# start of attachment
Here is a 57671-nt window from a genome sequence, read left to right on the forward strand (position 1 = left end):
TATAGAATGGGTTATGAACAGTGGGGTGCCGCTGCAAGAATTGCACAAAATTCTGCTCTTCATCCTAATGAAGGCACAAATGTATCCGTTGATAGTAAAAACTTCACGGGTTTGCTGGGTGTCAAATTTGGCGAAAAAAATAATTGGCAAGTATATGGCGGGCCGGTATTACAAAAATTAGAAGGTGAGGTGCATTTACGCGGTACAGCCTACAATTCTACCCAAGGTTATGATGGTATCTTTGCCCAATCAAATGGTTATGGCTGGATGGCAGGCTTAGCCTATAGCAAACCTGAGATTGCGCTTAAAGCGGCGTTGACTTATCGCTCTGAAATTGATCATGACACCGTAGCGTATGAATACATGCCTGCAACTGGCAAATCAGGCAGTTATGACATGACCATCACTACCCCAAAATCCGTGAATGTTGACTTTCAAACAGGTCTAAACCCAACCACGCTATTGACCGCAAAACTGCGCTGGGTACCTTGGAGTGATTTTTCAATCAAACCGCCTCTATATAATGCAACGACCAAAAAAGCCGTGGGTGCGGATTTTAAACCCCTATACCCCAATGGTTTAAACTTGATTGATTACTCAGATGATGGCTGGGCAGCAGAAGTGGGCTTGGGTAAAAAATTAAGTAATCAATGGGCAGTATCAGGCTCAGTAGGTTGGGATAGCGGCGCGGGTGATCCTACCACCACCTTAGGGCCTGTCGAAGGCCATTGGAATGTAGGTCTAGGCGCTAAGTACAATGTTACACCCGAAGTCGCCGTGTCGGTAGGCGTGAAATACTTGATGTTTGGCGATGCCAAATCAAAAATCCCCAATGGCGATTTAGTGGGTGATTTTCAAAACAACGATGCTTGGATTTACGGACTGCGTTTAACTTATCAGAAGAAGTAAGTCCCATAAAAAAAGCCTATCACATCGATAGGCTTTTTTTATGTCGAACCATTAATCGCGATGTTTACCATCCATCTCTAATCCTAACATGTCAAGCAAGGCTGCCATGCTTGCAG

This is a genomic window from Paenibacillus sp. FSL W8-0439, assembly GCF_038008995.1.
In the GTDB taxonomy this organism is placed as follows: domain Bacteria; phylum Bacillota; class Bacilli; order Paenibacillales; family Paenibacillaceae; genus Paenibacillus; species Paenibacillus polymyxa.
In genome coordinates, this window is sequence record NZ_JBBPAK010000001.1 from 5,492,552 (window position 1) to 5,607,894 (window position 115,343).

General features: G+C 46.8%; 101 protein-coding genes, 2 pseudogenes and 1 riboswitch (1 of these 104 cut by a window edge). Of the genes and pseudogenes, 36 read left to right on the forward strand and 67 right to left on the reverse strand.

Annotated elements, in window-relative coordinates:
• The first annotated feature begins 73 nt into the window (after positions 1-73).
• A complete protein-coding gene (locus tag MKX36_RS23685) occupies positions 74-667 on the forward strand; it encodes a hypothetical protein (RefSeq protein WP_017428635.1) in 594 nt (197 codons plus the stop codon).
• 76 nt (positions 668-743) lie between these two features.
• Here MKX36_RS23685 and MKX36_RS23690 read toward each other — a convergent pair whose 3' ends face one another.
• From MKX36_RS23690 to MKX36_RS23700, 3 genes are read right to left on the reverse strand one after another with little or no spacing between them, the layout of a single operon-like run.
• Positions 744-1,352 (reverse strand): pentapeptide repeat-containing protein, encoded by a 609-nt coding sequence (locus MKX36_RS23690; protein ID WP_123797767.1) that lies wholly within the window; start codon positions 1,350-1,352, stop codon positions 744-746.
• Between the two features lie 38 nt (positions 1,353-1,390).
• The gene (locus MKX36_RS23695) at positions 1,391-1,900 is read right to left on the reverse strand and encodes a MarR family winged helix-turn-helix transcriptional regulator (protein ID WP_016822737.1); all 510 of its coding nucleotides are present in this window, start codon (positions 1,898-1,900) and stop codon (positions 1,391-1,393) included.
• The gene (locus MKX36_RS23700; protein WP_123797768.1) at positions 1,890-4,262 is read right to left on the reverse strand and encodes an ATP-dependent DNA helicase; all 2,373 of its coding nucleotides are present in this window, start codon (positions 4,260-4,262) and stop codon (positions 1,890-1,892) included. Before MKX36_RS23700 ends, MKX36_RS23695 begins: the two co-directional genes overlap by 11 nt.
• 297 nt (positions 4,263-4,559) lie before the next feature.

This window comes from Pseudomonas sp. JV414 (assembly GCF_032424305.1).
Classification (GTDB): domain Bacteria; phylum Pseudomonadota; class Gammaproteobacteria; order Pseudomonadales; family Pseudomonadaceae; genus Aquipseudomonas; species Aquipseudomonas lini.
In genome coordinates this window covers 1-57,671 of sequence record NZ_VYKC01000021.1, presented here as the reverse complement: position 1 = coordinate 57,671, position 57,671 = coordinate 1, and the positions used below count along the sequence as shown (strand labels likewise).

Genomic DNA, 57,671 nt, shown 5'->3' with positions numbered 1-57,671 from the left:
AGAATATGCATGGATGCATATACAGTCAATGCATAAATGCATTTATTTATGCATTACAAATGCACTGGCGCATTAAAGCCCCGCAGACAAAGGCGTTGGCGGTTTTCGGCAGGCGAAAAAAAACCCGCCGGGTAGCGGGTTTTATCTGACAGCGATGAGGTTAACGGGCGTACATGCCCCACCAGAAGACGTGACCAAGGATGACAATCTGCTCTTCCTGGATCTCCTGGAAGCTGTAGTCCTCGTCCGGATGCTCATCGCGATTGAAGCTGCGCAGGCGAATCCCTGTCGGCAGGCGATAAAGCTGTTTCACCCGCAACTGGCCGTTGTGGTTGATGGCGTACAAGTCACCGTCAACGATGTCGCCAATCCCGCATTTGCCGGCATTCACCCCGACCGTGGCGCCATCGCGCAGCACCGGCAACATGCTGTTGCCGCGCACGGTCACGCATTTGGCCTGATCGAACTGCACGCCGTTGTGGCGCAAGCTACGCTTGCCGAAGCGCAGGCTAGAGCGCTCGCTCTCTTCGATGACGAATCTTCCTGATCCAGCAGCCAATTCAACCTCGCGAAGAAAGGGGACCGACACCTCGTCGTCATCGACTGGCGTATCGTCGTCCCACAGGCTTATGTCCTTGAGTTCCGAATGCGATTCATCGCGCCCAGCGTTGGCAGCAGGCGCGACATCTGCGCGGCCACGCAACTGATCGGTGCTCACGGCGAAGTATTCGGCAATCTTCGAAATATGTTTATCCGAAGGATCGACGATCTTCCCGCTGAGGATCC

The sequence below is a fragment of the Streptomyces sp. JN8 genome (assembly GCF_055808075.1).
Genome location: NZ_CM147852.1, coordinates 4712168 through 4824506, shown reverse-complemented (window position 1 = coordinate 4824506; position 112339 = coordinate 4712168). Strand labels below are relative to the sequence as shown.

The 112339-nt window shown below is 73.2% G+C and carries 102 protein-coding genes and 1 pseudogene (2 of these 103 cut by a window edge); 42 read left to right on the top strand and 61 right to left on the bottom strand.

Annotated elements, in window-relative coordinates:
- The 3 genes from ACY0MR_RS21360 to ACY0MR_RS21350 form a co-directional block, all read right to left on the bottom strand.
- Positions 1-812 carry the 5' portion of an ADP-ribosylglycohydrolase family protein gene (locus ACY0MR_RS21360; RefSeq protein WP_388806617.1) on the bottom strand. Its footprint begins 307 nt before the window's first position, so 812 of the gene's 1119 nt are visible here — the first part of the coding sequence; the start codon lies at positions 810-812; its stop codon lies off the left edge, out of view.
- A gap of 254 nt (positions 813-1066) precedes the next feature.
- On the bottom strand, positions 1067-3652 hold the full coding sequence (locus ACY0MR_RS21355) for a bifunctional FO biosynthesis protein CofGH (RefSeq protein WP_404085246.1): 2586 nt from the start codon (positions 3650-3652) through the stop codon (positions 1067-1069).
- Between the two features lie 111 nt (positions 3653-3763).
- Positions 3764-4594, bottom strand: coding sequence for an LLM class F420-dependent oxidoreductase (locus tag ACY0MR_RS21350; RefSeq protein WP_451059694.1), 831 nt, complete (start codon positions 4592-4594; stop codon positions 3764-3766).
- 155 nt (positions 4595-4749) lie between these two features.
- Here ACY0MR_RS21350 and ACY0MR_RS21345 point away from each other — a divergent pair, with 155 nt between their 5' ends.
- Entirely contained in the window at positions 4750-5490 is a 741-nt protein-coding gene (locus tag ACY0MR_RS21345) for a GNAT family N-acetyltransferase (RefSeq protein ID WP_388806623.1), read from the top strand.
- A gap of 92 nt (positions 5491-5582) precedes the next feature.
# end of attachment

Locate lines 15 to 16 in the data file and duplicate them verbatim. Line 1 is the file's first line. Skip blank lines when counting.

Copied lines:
• The gene (locus MKX36_RS23695) at positions 1,391-1,900 is read right to left on the reverse strand and encodes a MarR family winged helix-turn-helix transcriptional regulator (protein ID WP_016822737.1); all 510 of its coding nucleotides are present in this window, start codon (positions 1,898-1,900) and stop codon (positions 1,391-1,393) included.
• The gene (locus MKX36_RS23700; protein WP_123797768.1) at positions 1,890-4,262 is read right to left on the reverse strand and encodes an ATP-dependent DNA helicase; all 2,373 of its coding nucleotides are present in this window, start codon (positions 4,260-4,262) and stop codon (positions 1,890-1,892) included. Before MKX36_RS23700 ends, MKX36_RS23695 begins: the two co-directional genes overlap by 11 nt.